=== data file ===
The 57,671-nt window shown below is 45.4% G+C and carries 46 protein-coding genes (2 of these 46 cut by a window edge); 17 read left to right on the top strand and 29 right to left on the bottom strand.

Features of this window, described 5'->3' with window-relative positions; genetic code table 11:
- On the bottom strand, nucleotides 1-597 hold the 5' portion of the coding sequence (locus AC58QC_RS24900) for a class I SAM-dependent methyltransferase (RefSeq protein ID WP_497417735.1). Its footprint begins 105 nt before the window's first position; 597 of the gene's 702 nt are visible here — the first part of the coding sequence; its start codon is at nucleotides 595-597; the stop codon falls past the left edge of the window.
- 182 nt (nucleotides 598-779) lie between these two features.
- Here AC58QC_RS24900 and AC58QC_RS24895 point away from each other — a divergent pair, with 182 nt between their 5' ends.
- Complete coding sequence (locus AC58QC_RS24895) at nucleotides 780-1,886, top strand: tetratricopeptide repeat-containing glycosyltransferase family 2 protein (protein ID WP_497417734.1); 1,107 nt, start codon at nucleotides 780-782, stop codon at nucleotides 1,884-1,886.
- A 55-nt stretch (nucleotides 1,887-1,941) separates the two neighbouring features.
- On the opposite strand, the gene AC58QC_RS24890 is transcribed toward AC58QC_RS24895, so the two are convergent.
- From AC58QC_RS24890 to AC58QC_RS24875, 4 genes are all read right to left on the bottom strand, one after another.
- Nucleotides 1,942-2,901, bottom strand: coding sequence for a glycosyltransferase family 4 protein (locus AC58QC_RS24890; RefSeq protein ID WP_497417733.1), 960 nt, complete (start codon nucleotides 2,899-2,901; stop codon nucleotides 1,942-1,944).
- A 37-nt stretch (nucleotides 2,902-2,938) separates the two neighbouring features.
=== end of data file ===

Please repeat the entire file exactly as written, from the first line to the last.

The 57,671-nt window shown below is 45.4% G+C and carries 46 protein-coding genes (2 of these 46 cut by a window edge); 17 read left to right on the top strand and 29 right to left on the bottom strand.

Features of this window, described 5'->3' with window-relative positions; genetic code table 11:
- On the bottom strand, nucleotides 1-597 hold the 5' portion of the coding sequence (locus AC58QC_RS24900) for a class I SAM-dependent methyltransferase (RefSeq protein ID WP_497417735.1). Its footprint begins 105 nt before the window's first position; 597 of the gene's 702 nt are visible here — the first part of the coding sequence; its start codon is at nucleotides 595-597; the stop codon falls past the left edge of the window.
- 182 nt (nucleotides 598-779) lie between these two features.
- Here AC58QC_RS24900 and AC58QC_RS24895 point away from each other — a divergent pair, with 182 nt between their 5' ends.
- Complete coding sequence (locus AC58QC_RS24895) at nucleotides 780-1,886, top strand: tetratricopeptide repeat-containing glycosyltransferase family 2 protein (protein ID WP_497417734.1); 1,107 nt, start codon at nucleotides 780-782, stop codon at nucleotides 1,884-1,886.
- A 55-nt stretch (nucleotides 1,887-1,941) separates the two neighbouring features.
- On the opposite strand, the gene AC58QC_RS24890 is transcribed toward AC58QC_RS24895, so the two are convergent.
- From AC58QC_RS24890 to AC58QC_RS24875, 4 genes are all read right to left on the bottom strand, one after another.
- Nucleotides 1,942-2,901, bottom strand: coding sequence for a glycosyltransferase family 4 protein (locus AC58QC_RS24890; RefSeq protein ID WP_497417733.1), 960 nt, complete (start codon nucleotides 2,899-2,901; stop codon nucleotides 1,942-1,944).
- A 37-nt stretch (nucleotides 2,902-2,938) separates the two neighbouring features.